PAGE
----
Yeah, that's the ticket.

Let's talk about parking tickets, shall we?

Monday, May 10, 2010

And Now For Something Completely Different

I talk a lot on this blog about writing parking tickets (well, duh) but let's talk about something else, yes? Quite often us parking ticket types are asked (that's being polite - we're ordered) to block off a street if there is an emergency of one kind or another. Such as? Well, such as: a traffic accident, a fire, a bomb threat, a hostage situation, a shooting, or more desirably (although not to everyone) a parade.

Let's see what happens when this is our assignment. Typically, we are told: "Block this street (or alley or driveway access) and don't let anyone through." That's it. Pretty straightforward. This is generally for the safety of the citizenry but you'd never know that. To them it is one massive inconvenience. How, they wonder (usually aloud) am I going to get where I need to be? Which is always right in the thick of what is going on. Recently we did have a bomb scare and you'd be surprised (would you, really?) at how many people wanted to go....over there. Yes, there. Just over there. I wanted to say to them this: "Would you like to drive right into the bomb (or the fire or the shooter) or would you just like to interfere with the policemen and firemen who are dealing with it?" Believe it or not, there is a reason why buildings are evacuated. Why people are kept away from dangerous situations. This is not TV, you cannot change the channel. And yes, this WILL be on the news. Do you want to appear on the news as the one putz who insisted on getting himself blown up?

It's just as bad when it's a parade. Ah, civic pride. There's nothing like it. There's also nothing like marching bands and horses lining up on your block just when Junior has to have you take him out for pistachio ice cream right now or he's going to hold his breath again. I'll bet you'd like to take him out, wouldn't you? Anyway, the same parades are held in our town every year at the same time. Notices are sent a week or more in advance to every household that may be affected. Signs are put up on the streets days ahead warning that parking there on parade day will result in your buggy being towed away. But, I kid you not, people act as if this massive undertaking has been sprung on them in the middle of the night. I didn't know Officer. I've only been living here for 35 years. And yes, I'm a moron. How did you know?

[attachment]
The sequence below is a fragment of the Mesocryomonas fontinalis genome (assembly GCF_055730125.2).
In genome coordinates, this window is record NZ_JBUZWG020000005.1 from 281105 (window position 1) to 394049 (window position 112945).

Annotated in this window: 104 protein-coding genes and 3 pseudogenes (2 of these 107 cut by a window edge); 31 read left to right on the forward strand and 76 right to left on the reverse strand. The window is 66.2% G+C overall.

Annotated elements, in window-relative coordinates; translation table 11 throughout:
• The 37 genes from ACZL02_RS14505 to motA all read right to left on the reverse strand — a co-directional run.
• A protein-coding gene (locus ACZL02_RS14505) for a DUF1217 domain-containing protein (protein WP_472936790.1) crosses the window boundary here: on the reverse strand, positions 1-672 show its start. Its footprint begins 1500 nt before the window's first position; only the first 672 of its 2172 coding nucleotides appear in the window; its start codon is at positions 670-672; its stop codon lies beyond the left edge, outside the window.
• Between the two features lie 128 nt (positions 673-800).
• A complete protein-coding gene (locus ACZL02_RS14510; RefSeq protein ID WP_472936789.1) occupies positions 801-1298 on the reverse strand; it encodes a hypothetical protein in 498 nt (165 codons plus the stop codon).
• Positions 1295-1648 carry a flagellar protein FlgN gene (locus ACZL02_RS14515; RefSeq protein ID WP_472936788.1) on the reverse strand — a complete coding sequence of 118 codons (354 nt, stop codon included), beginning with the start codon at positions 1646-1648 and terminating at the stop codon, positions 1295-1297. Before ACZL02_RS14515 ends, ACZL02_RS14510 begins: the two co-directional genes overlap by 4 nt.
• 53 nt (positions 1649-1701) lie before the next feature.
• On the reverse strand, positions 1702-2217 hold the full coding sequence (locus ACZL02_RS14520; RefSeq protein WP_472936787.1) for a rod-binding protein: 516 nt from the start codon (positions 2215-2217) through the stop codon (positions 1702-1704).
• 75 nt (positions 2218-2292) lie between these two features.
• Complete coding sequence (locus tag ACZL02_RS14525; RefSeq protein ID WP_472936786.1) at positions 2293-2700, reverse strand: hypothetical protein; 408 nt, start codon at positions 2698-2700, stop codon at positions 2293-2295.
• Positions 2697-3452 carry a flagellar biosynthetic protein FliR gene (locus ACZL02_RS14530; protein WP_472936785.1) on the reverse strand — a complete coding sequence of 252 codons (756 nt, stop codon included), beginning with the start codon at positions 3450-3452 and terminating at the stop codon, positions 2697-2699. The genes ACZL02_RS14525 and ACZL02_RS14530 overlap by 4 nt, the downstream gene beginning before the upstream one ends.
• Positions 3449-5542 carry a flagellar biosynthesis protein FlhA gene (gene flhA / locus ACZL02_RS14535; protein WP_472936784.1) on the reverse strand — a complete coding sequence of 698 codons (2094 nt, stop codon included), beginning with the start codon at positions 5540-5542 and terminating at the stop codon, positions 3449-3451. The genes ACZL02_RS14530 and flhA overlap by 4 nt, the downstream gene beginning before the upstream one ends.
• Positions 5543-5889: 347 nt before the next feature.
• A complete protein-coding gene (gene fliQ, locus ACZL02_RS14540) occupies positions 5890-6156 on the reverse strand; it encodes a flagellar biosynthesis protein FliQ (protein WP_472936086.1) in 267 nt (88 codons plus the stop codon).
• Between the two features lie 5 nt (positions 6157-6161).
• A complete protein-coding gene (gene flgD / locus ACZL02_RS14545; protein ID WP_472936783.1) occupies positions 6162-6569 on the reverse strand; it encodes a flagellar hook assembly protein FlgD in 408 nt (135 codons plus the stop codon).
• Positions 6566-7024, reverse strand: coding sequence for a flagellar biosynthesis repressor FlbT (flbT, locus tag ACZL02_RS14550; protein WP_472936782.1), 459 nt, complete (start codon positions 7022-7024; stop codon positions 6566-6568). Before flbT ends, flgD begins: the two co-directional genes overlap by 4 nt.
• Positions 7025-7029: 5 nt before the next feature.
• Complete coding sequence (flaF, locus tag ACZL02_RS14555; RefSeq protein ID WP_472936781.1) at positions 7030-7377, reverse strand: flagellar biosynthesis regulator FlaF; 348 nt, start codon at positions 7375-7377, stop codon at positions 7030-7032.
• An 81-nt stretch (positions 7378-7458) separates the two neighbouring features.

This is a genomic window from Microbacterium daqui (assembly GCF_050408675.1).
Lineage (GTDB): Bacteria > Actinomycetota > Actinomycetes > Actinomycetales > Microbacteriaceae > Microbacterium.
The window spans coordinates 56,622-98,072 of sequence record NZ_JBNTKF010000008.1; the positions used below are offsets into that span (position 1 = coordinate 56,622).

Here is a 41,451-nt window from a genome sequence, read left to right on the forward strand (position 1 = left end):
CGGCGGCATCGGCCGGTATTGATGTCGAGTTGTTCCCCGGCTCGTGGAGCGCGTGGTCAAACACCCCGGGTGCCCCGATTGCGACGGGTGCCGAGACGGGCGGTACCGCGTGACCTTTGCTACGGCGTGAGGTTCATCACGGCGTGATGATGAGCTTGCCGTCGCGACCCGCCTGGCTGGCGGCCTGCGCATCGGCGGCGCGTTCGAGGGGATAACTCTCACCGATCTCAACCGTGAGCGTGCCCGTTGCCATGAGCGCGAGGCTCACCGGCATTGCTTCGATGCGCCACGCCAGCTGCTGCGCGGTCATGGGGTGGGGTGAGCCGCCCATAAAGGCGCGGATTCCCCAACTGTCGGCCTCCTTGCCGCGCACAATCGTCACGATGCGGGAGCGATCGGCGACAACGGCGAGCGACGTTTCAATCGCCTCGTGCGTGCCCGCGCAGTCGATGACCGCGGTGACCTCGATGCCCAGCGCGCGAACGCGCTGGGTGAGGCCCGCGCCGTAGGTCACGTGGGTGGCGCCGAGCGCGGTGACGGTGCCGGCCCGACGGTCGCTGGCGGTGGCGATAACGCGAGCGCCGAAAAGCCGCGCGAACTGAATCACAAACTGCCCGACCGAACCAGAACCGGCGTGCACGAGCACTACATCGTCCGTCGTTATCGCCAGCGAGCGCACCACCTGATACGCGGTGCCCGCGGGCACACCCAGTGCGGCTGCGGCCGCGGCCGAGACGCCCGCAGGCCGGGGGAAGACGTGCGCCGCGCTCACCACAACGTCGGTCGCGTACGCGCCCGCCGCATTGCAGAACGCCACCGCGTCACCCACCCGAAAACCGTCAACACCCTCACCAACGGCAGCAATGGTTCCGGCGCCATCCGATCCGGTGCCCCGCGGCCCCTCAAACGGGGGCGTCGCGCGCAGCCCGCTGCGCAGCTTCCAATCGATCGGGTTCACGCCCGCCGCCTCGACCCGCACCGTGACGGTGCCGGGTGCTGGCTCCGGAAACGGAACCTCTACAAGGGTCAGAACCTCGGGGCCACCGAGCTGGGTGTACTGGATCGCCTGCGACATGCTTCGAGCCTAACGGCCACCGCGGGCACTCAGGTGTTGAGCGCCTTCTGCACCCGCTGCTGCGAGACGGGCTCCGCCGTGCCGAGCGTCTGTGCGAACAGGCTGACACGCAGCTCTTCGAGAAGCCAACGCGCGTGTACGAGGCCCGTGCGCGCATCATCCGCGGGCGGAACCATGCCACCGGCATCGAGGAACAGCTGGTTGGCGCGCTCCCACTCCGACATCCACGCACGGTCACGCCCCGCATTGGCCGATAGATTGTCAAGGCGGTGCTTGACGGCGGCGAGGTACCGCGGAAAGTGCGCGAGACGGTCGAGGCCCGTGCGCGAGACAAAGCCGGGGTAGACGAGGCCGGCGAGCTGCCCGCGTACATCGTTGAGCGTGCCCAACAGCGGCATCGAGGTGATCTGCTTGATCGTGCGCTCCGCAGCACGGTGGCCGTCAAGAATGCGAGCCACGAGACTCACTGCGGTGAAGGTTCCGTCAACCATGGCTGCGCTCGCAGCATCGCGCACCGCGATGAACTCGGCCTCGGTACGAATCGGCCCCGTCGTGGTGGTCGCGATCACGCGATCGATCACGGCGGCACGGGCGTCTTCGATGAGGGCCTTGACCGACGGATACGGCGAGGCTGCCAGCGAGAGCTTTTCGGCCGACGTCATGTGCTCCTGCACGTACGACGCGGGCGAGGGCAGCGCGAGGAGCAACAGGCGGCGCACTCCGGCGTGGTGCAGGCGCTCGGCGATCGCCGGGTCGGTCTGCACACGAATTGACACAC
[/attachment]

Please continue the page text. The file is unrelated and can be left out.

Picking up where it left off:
It's pretty pathetic when we put up Street Closed signs, block the street with our vehicles, stand there waving cars away and still have someone drive up to us and ask us if they can go through. The exchange usually goes like this:

Can I go through?


But I live right there!


But I just live right there!


This could go on for a half an hour or so until the resident gets tired out or finally gets the hint that we are not budging. Is it your goal to run over the entire Pee-Wee Karate School, Ma'am? Are you harboring some kind of grudge against them that we should know about? Oh, or maybe your vehicle is really a float? The float representing the Terminally Clueless!

I tell you, it's crazy. And the sad part is, we can't write them a ticket for acting like this.



  1. People generally don't think about the people doing their job when they're running late. Little do they know that if you don't do what you're told that stylish, little apartment of yours would be vacant and that would be a bad thing for the super because it would take him a while to fill it again. They like to take out their anger on people who really don't deserve it. I remember when the police here shut down a set of traffic lights and were escorting other police cars, trucks, and motocycles to the police memorial. Now I was annoyed because I had no prior warning and was running late, but I really couldn't take it out on the poor cops. So, I blame myself for leaving the house late. Plus the cop who came over when I asked what was going on (very nicely I might add) was very nice and he was very cute.

  2. He may have been cute, but here's a word of advice: never marry a cop.